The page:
The Great Cottage Cheese Uprising

ByDAVID HOROVITZ
June 24, 2011 16:10

Our well-mannered dairy revolt illuminates the forgotten side of the Israeli economy – the sectors that are being left ever further behind.

cottage cheese

cottage cheese 311 R. (photo credit:Marc Israel Sellem)

We knew the Arab spring was coming. We are still bracing for its eruption in a neighborhood close to home. But where we’ve been expecting unarmed Palestinian marchers converging on West Bank settlements or rallying in east Jerusalem, what we have got is a storm in a tub of cottage cheese.

As with the eruption of protests in so many of our neighboring states, this too is popular insurrection galvanized and fueled via Facebook. The Great Israeli Cottage Cheese Uprising of June 2011, our improbable, impeccably behaved, domestic version of Tahrir Square, began when Itzik Elrov, an ultra-Orthodox man from Bnei Brak, popped out to his local grocery store and was so incensed at the jacked-up price of cottage cheese that he went home and set up a Facebook protest page about it. Let’s boycott cottage cheese for a month, from July 1, he urged. His audience pre-empted him.



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Elrov’s challenge to the authorities is anything but as incendiary as the self-immolation of Mohamed Bouazizi, 26, in Tunisia last December 17. The impoverished street vendor’s fiery suicide, after the authorities confiscated the scales he used to weigh the vegetables he was trying to sell for some desperately needed cash, ignited revolution in his own country, Egypt, Yemen, Libya and beyond after it became the Facebook focus of mass Arab disillusion and bitterness.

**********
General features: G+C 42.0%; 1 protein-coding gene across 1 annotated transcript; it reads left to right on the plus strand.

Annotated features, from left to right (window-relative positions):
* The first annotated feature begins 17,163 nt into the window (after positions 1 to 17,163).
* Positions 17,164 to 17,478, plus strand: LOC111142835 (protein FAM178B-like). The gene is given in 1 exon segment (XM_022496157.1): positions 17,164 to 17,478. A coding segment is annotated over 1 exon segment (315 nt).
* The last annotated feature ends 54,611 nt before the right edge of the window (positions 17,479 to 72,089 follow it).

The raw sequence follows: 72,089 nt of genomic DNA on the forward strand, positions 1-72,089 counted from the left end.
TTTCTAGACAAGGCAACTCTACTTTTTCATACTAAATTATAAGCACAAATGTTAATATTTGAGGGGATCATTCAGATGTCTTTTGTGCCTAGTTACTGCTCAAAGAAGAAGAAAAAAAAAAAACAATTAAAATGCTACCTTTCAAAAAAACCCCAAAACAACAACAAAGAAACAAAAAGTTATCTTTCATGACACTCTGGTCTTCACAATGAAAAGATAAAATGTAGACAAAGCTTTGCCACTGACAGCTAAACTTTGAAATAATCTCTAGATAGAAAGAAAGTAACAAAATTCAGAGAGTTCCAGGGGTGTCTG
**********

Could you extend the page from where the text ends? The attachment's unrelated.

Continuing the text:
Itzik Elrov and his 97,611 (at time of writing) supporters are not seeking the ouster of the Netanyahu government. They are not alleging tyranny and murderous abuse of power by the leadership of Israel. Their challenge to the authorities is emphatically peaceful. Far from being a Facebook revolution prompting violence and bloodshed, this is a Facebook revolution that is prompting an earnest rethink – an orderly if impassioned reevaluation of misconceived policies and practices, as highlighted in the best democratic tradition by an empowered electorate.